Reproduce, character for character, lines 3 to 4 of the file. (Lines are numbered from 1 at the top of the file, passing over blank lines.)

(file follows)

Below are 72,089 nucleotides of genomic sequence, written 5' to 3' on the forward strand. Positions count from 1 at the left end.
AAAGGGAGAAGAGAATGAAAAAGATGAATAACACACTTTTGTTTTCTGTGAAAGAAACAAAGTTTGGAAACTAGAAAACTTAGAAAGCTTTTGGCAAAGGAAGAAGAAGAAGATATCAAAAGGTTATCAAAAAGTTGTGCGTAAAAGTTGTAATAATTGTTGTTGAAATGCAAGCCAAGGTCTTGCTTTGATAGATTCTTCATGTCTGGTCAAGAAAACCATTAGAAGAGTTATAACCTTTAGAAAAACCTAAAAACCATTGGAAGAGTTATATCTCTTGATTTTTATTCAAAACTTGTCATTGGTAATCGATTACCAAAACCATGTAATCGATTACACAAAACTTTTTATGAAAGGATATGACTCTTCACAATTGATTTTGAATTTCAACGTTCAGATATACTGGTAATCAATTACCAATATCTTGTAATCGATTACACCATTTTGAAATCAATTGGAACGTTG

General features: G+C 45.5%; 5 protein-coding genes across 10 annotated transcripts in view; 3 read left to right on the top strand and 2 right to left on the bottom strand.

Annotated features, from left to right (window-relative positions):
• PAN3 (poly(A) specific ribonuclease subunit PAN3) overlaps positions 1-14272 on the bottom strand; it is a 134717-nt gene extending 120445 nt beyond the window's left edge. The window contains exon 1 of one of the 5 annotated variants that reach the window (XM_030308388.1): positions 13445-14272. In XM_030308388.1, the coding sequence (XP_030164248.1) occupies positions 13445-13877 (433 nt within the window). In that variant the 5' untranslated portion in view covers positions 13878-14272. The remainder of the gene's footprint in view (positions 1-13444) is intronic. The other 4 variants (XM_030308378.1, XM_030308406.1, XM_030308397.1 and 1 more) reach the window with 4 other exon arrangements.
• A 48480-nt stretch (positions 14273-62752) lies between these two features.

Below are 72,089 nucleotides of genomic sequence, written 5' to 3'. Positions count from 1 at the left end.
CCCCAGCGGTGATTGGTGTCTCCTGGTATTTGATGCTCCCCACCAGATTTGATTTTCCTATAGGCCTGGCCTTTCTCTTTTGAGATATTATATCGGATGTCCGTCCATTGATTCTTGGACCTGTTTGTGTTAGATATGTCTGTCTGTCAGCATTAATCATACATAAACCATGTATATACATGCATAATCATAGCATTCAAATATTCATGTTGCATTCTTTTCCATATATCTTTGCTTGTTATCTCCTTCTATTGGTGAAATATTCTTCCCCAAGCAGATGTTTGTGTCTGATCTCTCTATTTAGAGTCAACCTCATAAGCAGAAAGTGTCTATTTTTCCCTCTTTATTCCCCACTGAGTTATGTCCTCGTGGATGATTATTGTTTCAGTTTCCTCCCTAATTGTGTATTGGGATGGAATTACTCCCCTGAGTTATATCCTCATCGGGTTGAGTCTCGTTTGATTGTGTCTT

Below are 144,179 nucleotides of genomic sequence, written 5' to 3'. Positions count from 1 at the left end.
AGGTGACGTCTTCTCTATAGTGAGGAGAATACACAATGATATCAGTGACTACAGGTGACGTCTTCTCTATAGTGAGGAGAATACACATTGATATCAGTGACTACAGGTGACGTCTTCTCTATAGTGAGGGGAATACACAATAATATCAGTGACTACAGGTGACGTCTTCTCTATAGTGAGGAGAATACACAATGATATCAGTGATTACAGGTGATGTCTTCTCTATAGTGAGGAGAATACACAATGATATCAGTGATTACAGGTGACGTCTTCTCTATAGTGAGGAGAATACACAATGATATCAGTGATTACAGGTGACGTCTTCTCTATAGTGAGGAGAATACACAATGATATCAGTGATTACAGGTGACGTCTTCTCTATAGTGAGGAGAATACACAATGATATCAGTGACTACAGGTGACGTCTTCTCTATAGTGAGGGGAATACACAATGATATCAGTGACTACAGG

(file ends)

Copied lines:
General features: G+C 45.5%; 5 protein-coding genes across 10 annotated transcripts in view; 3 read left to right on the top strand and 2 right to left on the bottom strand.

Annotated features, from left to right (window-relative positions):